DALLAS -- It can happen any day at any time. Police are training officers on how to deal with an active shooter inside.
"We felt not as a matter of if but a matter of when,” said Captain Dan Birbeck, with the Dallas County Hospital District.
News 8 got an exclusive look at the training. In addition to officers undergoing the training, employees are also learning what to do if they encounter a shooter.
"The faster we respond, the quicker we get in, the less lives that are lost and that's what we're looking to do is stop the killing,” Birbeck said.
Police say hospitals are vulnerable to a possible shooter because people are sometimes in an emotional crisis when they go there.
This week officers are training in the old Parkland Hospital building, which is now empty but has found a new use.
"I would say we are extremely fortunate that we still retain old Parkland right now because it's an awesome training ground,” Birbeck said.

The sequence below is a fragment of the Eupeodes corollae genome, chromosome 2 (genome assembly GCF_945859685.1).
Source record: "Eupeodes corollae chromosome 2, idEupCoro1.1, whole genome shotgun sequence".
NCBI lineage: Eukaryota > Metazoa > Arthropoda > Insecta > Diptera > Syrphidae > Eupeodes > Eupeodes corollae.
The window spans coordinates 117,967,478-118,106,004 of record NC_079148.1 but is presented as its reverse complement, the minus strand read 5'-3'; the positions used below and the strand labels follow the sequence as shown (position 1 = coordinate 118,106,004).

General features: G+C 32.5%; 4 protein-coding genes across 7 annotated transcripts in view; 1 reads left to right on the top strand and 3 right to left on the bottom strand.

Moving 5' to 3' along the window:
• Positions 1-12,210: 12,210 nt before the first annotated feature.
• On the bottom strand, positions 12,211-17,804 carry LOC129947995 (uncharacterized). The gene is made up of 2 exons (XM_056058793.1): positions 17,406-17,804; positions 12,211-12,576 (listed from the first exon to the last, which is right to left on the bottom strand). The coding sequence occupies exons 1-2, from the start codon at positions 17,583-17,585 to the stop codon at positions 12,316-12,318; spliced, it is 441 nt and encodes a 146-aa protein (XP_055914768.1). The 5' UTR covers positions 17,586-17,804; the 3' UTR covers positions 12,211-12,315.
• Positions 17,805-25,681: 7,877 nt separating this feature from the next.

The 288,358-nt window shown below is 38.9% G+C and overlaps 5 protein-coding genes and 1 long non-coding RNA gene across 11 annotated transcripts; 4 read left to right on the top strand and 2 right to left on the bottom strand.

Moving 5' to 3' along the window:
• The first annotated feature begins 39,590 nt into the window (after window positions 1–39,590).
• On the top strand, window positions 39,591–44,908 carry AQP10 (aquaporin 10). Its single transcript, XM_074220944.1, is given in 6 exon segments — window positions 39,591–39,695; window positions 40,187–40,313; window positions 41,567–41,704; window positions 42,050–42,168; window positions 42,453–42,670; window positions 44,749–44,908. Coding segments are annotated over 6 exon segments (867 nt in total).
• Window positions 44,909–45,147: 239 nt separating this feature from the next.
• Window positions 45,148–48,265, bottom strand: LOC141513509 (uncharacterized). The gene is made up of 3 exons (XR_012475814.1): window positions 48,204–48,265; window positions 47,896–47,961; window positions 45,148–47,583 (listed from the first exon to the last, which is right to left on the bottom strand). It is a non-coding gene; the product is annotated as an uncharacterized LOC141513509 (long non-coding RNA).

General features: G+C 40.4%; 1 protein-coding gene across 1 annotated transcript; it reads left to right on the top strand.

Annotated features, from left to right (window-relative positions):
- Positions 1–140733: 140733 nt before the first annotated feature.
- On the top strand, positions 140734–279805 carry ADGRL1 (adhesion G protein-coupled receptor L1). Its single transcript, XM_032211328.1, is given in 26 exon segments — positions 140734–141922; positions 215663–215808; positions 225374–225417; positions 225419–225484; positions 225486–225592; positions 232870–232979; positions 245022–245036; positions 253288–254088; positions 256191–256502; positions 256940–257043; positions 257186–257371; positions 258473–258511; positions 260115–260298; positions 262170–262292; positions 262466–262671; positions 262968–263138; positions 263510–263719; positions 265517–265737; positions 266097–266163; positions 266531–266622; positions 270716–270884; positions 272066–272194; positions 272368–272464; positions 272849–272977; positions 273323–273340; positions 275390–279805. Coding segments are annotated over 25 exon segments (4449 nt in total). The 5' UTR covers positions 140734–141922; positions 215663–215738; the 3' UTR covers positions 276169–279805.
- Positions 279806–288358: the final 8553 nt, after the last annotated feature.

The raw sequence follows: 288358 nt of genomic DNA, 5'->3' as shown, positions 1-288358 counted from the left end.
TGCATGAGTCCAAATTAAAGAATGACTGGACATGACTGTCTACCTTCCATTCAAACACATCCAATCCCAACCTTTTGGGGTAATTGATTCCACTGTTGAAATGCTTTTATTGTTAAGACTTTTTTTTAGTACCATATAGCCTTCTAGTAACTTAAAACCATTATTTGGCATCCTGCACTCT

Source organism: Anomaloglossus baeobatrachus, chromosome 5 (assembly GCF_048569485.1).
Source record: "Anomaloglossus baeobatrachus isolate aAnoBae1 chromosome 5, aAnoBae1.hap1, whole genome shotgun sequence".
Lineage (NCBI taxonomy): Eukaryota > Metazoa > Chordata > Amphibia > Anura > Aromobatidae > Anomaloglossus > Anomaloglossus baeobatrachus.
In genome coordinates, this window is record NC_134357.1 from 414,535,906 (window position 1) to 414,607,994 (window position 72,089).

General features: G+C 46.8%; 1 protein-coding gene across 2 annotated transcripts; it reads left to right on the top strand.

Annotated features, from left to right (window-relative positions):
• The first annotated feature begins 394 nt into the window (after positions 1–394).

On the night of the July 7th ambush, staff at Parkland feared that a shooter might try to enter the hospital. It’s where police officers who had been shot were being brought in for treatment. They feared a shooter might target officers who rushed to the hospital to check on the injured.
”We locked down our emergency room, driveways, stationed officers at all the major entrances," Birbeck said. "Everyone was vetted that was coming into the building."
Hospital police brought out their high-powered weapons and went into high alert.
Police say they’ve watched shootings at hospitals and other public places increase over the years and decided they needed to step up their training to be ready for anything.
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